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Last updated: November 14, 2014 6:17 pm

Eurozone’s return to growth fails to soothe concerns

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The eurozone’s economic troubles look set to take centre stage at this weekend’s G20 summit in Brisbane, as meagre growth and glimpses of recovery in parts of the bloc’s ravaged periphery fail to soothe concerns the region remains stuck in stagnation.

The US and other nations are likely to repeat calls on eurozone leaders to launch an aggressive policy stimulus, despite data out on Friday showing the currency area recorded growth of 0.2 per cent between the second and third quarters.

While the numbers were marginally better than expected, the performance of the currency bloc’s three biggest economies – Germany, France and Italy – remained feeble. That will keep the pressure on for radical monetary measures from the European Central Bank, fiscal stimulus from Berlin, and reform from Rome and Paris.

France’s economy grew for the first time this year and Germany avoided sliding into recession. Yet the eurozone’s economic powerhouse only expanded by a slim 0.1 per cent, while France’s leap was largely the result of more government spending, which grew by 0.8 per cent during the quarter.

Italy matched expectations of a 0.1 per cent fall in gross domestic product, showing the eurozone’s third-largest economy is still struggling to recover. Italy has failed to post a quarter of growth since 2011.

Greece, the first country to be hit by the region’s sovereign debt crisis, grew by 0.7 per cent. Spain has already reported growth of 0.5 per cent for the quarter, a jump which some economists attributed to the reforms Madrid passed during the crisis, including changes to its labour code.

“There’s evidence reforms in the periphery are starting to pay off,” said Christian Schulz, of Berenberg Economics. “That shows the eurozone’s response to the crisis wasn’t a complete disaster.”

Yet analysts also warned the pace of growth at the currency area’s edges would falter if its core remained weak.

“Given that the so-called recovery in the periphery has been export-led, the weakness of France and Germany augurs badly for southern Europe’s economies,” said Nicholas Spiro, of Spiro Sovereign Strategy, a consultancy.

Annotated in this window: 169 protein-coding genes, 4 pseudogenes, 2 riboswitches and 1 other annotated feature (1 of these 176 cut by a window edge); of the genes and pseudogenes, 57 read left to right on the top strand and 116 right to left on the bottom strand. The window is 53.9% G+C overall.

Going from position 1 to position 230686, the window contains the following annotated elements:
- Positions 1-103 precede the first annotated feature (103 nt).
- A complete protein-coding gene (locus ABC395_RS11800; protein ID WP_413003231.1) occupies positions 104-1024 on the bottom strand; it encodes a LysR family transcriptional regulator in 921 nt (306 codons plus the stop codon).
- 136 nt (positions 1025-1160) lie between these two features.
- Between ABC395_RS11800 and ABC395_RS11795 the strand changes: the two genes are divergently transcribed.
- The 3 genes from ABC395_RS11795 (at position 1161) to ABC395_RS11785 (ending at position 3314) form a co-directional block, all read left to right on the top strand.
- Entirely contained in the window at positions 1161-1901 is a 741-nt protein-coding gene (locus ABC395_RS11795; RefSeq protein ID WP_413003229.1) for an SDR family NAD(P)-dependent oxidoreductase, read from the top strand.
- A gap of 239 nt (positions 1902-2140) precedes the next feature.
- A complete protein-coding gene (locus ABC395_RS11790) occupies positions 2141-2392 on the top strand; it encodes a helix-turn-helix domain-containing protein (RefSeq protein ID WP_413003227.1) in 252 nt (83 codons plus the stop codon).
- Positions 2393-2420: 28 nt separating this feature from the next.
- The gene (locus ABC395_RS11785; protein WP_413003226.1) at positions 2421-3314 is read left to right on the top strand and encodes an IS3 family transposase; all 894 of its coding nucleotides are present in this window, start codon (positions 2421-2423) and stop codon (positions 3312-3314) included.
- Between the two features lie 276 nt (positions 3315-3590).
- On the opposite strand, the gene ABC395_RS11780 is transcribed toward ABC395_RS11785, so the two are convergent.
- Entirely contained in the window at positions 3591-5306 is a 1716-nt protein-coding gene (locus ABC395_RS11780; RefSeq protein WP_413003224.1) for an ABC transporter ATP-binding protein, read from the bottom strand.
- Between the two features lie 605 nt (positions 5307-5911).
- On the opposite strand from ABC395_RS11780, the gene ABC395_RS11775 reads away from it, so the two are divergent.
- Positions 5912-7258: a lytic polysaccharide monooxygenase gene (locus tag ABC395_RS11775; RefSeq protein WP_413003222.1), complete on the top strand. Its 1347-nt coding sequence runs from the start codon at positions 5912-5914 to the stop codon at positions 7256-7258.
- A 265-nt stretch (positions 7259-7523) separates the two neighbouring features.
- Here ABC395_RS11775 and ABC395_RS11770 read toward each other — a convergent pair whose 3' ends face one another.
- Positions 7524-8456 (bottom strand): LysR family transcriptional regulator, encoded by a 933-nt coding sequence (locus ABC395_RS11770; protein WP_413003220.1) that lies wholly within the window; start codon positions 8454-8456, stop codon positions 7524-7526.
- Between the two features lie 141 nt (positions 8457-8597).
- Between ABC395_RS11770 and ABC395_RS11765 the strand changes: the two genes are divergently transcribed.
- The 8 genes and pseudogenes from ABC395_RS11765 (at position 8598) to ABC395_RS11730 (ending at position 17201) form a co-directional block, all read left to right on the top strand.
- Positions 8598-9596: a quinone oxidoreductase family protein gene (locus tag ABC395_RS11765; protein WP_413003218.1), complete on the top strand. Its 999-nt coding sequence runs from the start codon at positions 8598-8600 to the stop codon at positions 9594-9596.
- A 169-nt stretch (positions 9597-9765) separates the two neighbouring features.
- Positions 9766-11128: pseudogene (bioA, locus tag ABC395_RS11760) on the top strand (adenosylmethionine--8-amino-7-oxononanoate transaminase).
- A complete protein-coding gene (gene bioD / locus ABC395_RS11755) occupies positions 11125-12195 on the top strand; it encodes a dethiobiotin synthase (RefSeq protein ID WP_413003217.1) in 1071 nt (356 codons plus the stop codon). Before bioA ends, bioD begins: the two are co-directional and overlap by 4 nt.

Governments’ borrowing costs slipped down when the figures were released, as investors kept faith that weak growth would eventually force the ECB to embark on mass sovereign bond-buying. European stocks were flat and the euro skirted around two-year lows against the dollar.

The region’s economy remains more than 2 per cent smaller than in the autumn of 2008, when the collapse of US investment bank Lehman Brothers left markets reeling. Since then, economies that have pursued more aggressive monetary easing, such as the US and the UK, have surpassed their pre-crisis peaks.

This week, Jack Lew, the US Treasury secretary, warned the currency bloc faced the threat of a Japanese-style lost decade of low growth and falling prices, in an unusually blunt attack on a major ally’s economic policies.

“I don’t think Mr Lew will be convinced by [today’s figures]. He has gone in the direction of saying German growth is not strong enough, complaining particularly about the lack of investment,” Mr Schulz said. “But some of the criticism is misguided. Consumption in Germany, a pillar of eurozone growth, looks strong.”

Germany’s statistical office said “positive impulses” to growth in the third quarter came from household consumption and trade. The second-quarter contraction was also upgraded from a 0.2 per cent decline in output to a 0.1 per cent fall.

“The German economy is nowhere near any abyss, “ said Carsten Brzeski, of ING Bank, who noted employment was now at record highs. “However, complacency . . . would be misplaced. The trend of the last quarters also signals that the German economy could use a new reform impulse sooner rather than later.”

France’s economy beat expectations and recorded growth of 0.3 per cent, compared with zero growth during the first quarter and a 0.1 per cent contraction during the second.

The better than expected French figures will provide president François Hollande with a brief respite as he struggles to lift the country from its malaise.

But economists were concerned that much of the growth came from government spending.

François Cabau, of Barclays, said: “Public consumption growth was very strong, which in a country having pledged to cut public spending by a record €50bn over the next three years seems an unsustainable source of growth”

Additional reporting by James Politi in Rome, Jamie Smyth in Brisbane and Elaine Moore in London

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